“Today we celebrate another important step for our state into the renewable-energy industry with Nordex’s decision to make a significant investment in Arkansas,” Beebe said in a news release at the time. “While we have seen a lot of high-quality jobs coming to Jonesboro in the past few years, Nordex opens up all kinds of future opportunities for northeast Arkansas.”

Nordex’s incentives included up to $8 million from the Quick Action Closing Fund, of which $6 million was to go for training, the training facility and site preparation. As of last week, only $2.5 million of that amount had been used.

The city of Jonesboro was approved for $2 million to do rail and road work in connection with the site, but only $1.4 million had been paid out of the fund.

But neither company delivered the jobs it promised, at least not long term. When Nordex made its announcement about stopping production, it had only 50 workers.

It is unclear exactly how many employees HP had at its Conway plant. HP’s spokeswoman said the company doesn’t release employment figures at a specific location.

A spokesman for Nordex didn’t respond to emailed questions.

A Matter of Formulas

The AEDC said that a number of factors are considered during clawback negotiations. The commission looks at how long the employees were employed and what their salary was.

“There’s a different formula for each year,” Holmes said.

The amount due the fund could be prorated. If the money was used to improve the site, such as adding a rail line that could be used for another company, “we do not claw back that portion of the money,” Holmes said.

Nice-Pak was awarded $2.5 million in October 2008. As with other awards from the Quick Action Fund, a check wasn’t written as a lump sum, but paid over time as work was completed, Holmes said.

Nice-Pak was supposed to create 300 full-time jobs but didn’t, which resulted in a clawback payment of $95,736 in January, Holmes said.

Holmes said he couldn’t release more details about the transaction because it is considered proprietary information.

Pinnacle Foods was awarded $500,000 in April 2010. It was supposed to retain and maintain 594 full-time employees, “and they fell below that for a period of years,” Holmes said.

The clawback payment of $59,550 was received this month.

Allied Wireless was awarded $5 million in December 2010 and was supposed to create 200 jobs.

“They fell below that number, but I can’t tell the exact staffing numbers,” Holmes said.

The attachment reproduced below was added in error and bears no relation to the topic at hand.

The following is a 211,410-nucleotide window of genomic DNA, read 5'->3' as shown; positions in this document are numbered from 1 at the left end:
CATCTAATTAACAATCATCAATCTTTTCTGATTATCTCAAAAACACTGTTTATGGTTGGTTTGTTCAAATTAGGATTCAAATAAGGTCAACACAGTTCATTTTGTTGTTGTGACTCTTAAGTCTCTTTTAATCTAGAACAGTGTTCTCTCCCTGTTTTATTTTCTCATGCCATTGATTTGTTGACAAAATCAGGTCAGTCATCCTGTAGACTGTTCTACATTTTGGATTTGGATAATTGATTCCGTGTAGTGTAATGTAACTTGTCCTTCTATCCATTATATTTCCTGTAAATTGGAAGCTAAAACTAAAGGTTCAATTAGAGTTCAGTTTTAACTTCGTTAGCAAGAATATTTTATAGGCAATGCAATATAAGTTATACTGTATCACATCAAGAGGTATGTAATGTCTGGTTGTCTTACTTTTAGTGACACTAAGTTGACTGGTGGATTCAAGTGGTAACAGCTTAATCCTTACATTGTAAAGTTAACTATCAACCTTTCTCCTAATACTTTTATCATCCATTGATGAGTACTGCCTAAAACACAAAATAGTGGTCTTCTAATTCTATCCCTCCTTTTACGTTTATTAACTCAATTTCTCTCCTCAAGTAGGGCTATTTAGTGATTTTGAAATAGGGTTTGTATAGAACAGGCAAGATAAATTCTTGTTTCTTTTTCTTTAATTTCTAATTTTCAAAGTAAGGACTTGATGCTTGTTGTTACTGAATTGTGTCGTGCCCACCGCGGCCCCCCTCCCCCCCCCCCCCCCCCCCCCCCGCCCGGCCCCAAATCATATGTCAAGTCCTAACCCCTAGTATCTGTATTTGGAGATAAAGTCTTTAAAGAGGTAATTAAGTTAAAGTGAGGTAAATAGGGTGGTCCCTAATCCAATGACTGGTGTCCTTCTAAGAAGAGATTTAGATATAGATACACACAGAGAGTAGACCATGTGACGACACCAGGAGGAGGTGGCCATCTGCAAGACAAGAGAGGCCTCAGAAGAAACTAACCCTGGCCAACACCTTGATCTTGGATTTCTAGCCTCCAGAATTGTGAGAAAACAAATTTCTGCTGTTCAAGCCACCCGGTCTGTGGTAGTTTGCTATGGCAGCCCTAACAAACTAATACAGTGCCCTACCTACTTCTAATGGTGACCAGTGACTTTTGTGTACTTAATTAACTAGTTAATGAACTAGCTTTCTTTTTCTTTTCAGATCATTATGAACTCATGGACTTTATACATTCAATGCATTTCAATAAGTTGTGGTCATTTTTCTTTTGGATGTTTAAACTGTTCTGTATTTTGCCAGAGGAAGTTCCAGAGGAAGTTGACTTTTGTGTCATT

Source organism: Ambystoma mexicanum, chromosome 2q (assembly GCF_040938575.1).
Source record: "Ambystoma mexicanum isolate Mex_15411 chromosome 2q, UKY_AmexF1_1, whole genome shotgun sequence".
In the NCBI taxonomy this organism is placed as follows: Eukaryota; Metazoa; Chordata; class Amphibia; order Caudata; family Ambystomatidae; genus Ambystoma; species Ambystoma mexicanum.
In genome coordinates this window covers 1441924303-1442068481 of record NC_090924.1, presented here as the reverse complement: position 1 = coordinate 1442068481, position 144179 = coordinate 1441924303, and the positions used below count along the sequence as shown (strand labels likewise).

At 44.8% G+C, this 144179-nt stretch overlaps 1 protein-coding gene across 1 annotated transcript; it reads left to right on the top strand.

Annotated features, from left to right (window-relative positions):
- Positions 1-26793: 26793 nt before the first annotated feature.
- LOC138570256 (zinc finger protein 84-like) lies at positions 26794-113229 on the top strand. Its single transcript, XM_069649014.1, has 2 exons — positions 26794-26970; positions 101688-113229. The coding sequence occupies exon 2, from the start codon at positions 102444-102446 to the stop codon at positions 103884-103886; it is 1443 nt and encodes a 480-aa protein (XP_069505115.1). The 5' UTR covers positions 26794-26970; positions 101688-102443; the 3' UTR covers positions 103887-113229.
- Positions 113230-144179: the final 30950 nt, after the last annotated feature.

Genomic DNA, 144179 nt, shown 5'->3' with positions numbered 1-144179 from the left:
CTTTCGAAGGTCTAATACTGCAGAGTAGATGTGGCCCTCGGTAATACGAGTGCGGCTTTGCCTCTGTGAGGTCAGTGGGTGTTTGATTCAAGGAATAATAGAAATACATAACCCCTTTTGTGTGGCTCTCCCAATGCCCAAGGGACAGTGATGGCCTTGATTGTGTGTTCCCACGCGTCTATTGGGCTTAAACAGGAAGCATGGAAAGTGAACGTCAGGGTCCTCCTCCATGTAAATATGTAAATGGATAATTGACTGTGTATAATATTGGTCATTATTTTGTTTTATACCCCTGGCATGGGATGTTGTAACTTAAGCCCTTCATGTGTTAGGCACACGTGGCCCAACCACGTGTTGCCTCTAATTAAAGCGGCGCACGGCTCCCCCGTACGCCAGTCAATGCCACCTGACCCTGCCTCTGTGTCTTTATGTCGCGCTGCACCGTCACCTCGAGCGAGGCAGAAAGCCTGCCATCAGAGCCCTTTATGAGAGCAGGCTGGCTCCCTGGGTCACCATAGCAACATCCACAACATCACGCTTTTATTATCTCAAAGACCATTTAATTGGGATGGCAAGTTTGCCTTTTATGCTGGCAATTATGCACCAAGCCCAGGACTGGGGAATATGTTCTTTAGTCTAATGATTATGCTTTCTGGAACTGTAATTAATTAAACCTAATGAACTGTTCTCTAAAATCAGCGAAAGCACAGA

Allied repaid the fund $60,000 in March.

Protect the Investment

When economic developers insert the clawback provisions, they aren’t trying to create an adversarial position, said Tracey Hyatt Bosman, managing director for BLS & Co. of Chicago, which handles incentives and location selection strategies for companies.

During the Great Recession, she said, a number of companies across the country triggered clawback provisions, but most economic developers were willing to work with the companies to renegotiate the terms.

The developers might give the companies more time to hit the job creation numbers, Bosman said.

“It isn’t the state’s intent to be the final nail in the coffin if the company is struggling,” she said.

Good Jobs First of Washington, D.C., a nonprofit organization that works for economic development accountability, said clawback provisions are effective.

“The whole point in giving public money to private parties is to get results in the way of job creation and so forth,” said Philip Mattera, the research director at Good Jobs First. “If companies feel like those obligations are optional, we’re going to get a lot less job creation.”

He said that these days he is seeing more economic developers willing to apply the clawbacks provisions. Before the Great Recession, economic developers feared enforcing clawback provisions because such action might scare off future businesses and site location consultants who would think that the area has a “bad business climate,” Mattera said.

“Everyone expects government to be more accountable,” he said. “This is public money that’s involved. There’s an increasing feeling that the public money can’t be wasted.”